by Nate Booth, DDS
How can dentists increase the quality of care they provide to patients? By doing less single-tooth dentistry and more quadrant, arch, and full-mouth dentistry. Want to build a team that enjoys delivering top-quality care? Do more dentistry on fewer people. Want to boost your income and enjoyment of your profession? Do an additional three or four comprehensive cases each month.
The "single-tooth syndrome" is a disease that infects most of the offices I coach. It robs your patients, your team, and you of the benefits of modern dentistry. Luckily, it can be cured.
However, to understand the cure, we must first understand the causes. Let's take a quick look at the two primary culprits: 1) Insurance: Patients who focus on yearly insurance maximum benefits. (We will discuss this one in a future issue.) 2) Iatrogenic: Dental teams that diagnose and treat individual teeth reinforce this concept with their patients. This is the primary cause of single-tooth syndrome; let's analyze it more thoroughly.
The cure for this problem is simple: Don't talk to patients about one-tooth problems and one-tooth solutions. Talk to them instead about problem areas and comprehensive solutions. A problem area is a collection of problems that can be solved with one type of treatment. For example, posterior teeth that are decayed, fractured, have broken or worn-out amalgams, or have faulty PFM crowns are one problem area. This problem can bsolved with a single, comprehensive solution: bonded, tooth-colored inlays, onlays, and/or crowns.
Discolored, worn, and crowded anteriors are another problem area. The problem can be solved with porcelain veneers. Generalized periodontal problems can be solved with comprehensive periodontal treatment. Lost teeth can be solved with implants or bridges.
In most dental offices, the creation of the Single Tooth Syndrome begins during the patient interview. The patient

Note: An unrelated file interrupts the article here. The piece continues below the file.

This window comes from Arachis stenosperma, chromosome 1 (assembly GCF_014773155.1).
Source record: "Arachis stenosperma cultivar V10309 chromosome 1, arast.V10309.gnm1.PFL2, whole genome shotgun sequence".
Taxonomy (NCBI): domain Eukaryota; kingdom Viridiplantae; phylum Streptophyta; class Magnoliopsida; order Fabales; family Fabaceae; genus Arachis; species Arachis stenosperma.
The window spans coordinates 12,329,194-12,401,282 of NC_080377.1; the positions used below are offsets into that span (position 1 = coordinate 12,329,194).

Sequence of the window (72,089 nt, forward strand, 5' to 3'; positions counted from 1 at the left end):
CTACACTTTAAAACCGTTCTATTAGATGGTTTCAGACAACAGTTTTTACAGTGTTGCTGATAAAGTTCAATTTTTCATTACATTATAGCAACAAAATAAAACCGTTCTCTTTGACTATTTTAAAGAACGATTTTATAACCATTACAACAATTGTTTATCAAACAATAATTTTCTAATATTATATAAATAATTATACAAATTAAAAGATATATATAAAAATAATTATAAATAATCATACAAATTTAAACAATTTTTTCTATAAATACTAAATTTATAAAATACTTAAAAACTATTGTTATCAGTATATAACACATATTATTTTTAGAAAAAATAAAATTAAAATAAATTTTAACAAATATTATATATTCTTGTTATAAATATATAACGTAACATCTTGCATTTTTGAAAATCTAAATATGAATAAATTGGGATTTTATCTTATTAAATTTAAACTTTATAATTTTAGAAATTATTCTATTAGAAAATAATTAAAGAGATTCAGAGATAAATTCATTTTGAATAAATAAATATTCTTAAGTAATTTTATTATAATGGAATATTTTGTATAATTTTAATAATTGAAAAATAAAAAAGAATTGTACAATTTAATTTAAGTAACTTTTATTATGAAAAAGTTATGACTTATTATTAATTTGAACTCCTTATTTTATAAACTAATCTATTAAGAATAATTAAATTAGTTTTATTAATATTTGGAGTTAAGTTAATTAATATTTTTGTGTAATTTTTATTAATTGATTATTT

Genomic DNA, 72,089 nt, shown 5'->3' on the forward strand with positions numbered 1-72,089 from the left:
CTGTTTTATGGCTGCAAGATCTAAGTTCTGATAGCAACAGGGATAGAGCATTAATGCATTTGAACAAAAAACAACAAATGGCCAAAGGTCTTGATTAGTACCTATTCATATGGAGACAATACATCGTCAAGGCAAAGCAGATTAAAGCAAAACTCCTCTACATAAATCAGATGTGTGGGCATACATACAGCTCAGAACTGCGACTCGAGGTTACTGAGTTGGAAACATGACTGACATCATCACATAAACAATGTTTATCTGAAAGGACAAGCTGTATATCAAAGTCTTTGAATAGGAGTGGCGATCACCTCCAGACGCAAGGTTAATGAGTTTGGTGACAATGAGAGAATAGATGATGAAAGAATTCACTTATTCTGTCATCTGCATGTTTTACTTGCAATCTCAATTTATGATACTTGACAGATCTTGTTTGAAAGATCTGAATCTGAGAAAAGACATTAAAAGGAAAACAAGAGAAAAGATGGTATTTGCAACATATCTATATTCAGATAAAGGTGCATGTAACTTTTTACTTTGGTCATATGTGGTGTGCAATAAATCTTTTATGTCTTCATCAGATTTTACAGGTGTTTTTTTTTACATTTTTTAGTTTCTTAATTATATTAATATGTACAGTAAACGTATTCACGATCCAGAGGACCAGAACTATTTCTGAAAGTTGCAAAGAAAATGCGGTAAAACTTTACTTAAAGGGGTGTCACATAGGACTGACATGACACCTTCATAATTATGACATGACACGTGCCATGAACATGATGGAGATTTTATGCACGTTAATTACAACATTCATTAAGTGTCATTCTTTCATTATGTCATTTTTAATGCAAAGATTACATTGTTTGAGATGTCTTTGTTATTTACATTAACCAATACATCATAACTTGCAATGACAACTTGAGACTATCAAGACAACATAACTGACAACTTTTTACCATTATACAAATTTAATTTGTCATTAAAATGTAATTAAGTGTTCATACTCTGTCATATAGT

In most dental offices, single-tooth syndrome begins during the patient interview. The patient might say, "I have a broken filling on the upper right side." The team member then answers, "I'm glad you brought that up. I'll make sure the doctor takes a look at it when she does your exam."
Do you see what I'm talking about? The patient discusses one tooth and the team member reinforces the one-tooth mentality.
Try the following conversation instead:
Patient: "I have a broken silver filling on the upper right side."
Team member: "I'll make a note of that. Have you ever broken mercury/silver fillings before?"
Patient: "Yes, it's happened quite a few times."
Team member: "Wow, I'll make a note of that. And every time this happened, the fillings got bigger?"
Patient: "Yeah, I guess they did."
Team member: "Have you ever had a time when the tooth around the filling fractured away?"
Patient: "Yes, that's happened too. The last time I had to have a root canal and crown."
Team member: "Oh, that's too bad. How did the root canal go?" (Any time you discover that patients have had root canals, ask them, "Why did that happen?" and "How did that go?" Their answers will give you valuable information you can use later. You can show your patients how your recommended treatment will prevent this experience from reoccurring.)
Patient: "It was pretty bad. They had to do the root canal twice."